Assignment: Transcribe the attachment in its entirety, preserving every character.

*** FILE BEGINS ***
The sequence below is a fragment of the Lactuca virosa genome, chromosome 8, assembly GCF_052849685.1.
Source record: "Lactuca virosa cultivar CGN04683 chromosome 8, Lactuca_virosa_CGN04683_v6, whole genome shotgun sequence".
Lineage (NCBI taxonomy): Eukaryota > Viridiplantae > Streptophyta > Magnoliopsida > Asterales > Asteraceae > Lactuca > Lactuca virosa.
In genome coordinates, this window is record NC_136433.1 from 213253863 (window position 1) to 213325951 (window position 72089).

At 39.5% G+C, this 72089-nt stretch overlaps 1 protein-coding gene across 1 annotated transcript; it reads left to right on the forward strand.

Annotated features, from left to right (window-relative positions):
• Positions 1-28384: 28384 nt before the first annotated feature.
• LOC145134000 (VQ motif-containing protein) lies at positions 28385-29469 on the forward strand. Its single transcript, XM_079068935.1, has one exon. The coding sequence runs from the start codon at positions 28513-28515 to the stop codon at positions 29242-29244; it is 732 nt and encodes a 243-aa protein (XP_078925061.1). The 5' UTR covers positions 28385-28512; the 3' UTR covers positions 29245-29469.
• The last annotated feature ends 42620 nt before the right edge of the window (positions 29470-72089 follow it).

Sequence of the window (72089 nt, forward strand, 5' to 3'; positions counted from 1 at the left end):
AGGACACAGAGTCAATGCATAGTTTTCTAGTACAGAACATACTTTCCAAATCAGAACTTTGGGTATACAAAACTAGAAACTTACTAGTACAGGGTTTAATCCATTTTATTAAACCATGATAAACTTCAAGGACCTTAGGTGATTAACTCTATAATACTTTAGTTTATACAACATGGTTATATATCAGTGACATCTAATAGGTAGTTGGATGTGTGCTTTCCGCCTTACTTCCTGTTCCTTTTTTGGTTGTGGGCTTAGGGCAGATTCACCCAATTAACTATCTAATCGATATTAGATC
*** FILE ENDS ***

The sequence below is a fragment of the Lactuca virosa genome, chromosome 8, assembly GCF_052849685.1.
Source record: "Lactuca virosa cultivar CGN04683 chromosome 8, Lactuca_virosa_CGN04683_v6, whole genome shotgun sequence".
Lineage (NCBI taxonomy): Eukaryota > Viridiplantae > Streptophyta > Magnoliopsida > Asterales > Asteraceae > Lactuca > Lactuca virosa.
In genome coordinates, this window is record NC_136433.1 from 213253863 (window position 1) to 213325951 (window position 72089).

At 39.5% G+C, this 72089-nt stretch overlaps 1 protein-coding gene across 1 annotated transcript; it reads left to right on the forward strand.

Annotated features, from left to right (window-relative positions):
• Positions 1-28384: 28384 nt before the first annotated feature.
• LOC145134000 (VQ motif-containing protein) lies at positions 28385-29469 on the forward strand. Its single transcript, XM_079068935.1, has one exon. The coding sequence runs from the start codon at positions 28513-28515 to the stop codon at positions 29242-29244; it is 732 nt and encodes a 243-aa protein (XP_078925061.1). The 5' UTR covers positions 28385-28512; the 3' UTR covers positions 29245-29469.
• The last annotated feature ends 42620 nt before the right edge of the window (positions 29470-72089 follow it).

Sequence of the window (72089 nt, forward strand, 5' to 3'; positions counted from 1 at the left end):
AGGACACAGAGTCAATGCATAGTTTTCTAGTACAGAACATACTTTCCAAATCAGAACTTTGGGTATACAAAACTAGAAACTTACTAGTACAGGGTTTAATCCATTTTATTAAACCATGATAAACTTCAAGGACCTTAGGTGATTAACTCTATAATACTTTAGTTTATACAACATGGTTATATATCAGTGACATCTAATAGGTAGTTGGATGTGTGCTTTCCGCCTTACTTCCTGTTCCTTTTTTGGTTGTGGGCTTAGGGCAGATTCACCCAATTAACTATCTAATCGATATTAGATC